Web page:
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AARP Members Win: American Recovery and Reinvestment Act

Legislative Summary

The American Recovery and Reinvestment Act (ARRA), which was signed into law on Feb. 22, 2009, invests $787 billion in bringing real relief to struggling Americans and jump-starting our economy. AARP strongly supported this bill because it includes many important policy initiatives that will benefit Americans age 50+, including: a$250 economic recovery payment that will help over 25 million seniors, veterans, and individuals with disabilities; an extension of unemployment benefits and health care for those who have lost their jobs; help for struggling homeowners; an increase in funding for the Social Security Administration to address the disability claims backlog; funding to make homes more energy efficient; and changes to improve our health care system, including health information technology, added research funding, and nurse and primary care training.  

Key Vote Highlights

AARP designated ARRA a “key vote” because our members will, in the short term, benefit from a mix of tax credits, aid to retirees and the unemployed, and incentives for spending. These provisions include:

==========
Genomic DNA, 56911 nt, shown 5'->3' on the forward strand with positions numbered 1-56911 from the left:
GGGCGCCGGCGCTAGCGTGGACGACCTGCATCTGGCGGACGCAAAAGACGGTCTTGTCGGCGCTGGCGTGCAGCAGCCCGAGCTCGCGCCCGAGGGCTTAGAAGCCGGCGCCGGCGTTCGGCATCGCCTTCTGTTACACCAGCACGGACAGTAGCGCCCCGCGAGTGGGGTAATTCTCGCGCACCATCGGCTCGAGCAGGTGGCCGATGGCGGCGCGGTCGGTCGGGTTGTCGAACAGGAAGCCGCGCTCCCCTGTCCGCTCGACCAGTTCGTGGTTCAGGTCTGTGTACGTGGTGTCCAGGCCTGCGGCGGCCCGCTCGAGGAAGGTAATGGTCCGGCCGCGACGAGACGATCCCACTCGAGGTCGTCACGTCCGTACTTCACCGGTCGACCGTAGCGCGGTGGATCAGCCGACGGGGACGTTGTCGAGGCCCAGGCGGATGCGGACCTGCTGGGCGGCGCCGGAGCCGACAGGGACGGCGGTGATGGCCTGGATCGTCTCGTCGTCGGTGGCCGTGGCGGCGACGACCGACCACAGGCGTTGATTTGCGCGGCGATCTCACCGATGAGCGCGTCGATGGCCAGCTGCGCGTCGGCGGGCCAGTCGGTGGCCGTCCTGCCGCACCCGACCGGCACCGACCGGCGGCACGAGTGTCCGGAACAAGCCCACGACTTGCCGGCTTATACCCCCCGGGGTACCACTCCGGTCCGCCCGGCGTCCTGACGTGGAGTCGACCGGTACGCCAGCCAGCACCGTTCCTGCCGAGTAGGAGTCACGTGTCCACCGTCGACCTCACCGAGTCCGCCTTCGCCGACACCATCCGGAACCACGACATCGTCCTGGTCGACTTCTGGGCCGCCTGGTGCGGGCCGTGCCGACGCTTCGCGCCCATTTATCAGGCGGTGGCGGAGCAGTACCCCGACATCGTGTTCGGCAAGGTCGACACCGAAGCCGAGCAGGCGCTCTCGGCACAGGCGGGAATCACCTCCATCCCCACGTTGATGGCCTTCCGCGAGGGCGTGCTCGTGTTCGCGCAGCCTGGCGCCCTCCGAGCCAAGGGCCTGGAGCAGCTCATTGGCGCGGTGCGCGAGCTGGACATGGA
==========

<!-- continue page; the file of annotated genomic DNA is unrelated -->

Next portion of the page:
· Economic Relief Payment: A one-time payment of $250 for individuals and $500 for couples to nearly 55 million Americans who are eligible for Social Security, Supplemental Security Income (SSI) Veterans’ and Railroad Retirement benefits. The money will be distributed as an extra Social Security check or automatic deposit depending on how individuals typically receive their benefits. Beneficiaries should receive their relief payment by June of 2009. For more information, go to /payment.

· Worker Relief Payment: A “making work pay” provision means that workers will get an additional $400 in 2009. Most people will receive this as a payment of $7.70 a week in their paychecks. Others will get it when they file their 2009 tax returns. This credit starts to phase out if you earn $75,000 a year (for an individual) or $150,000 (for couples).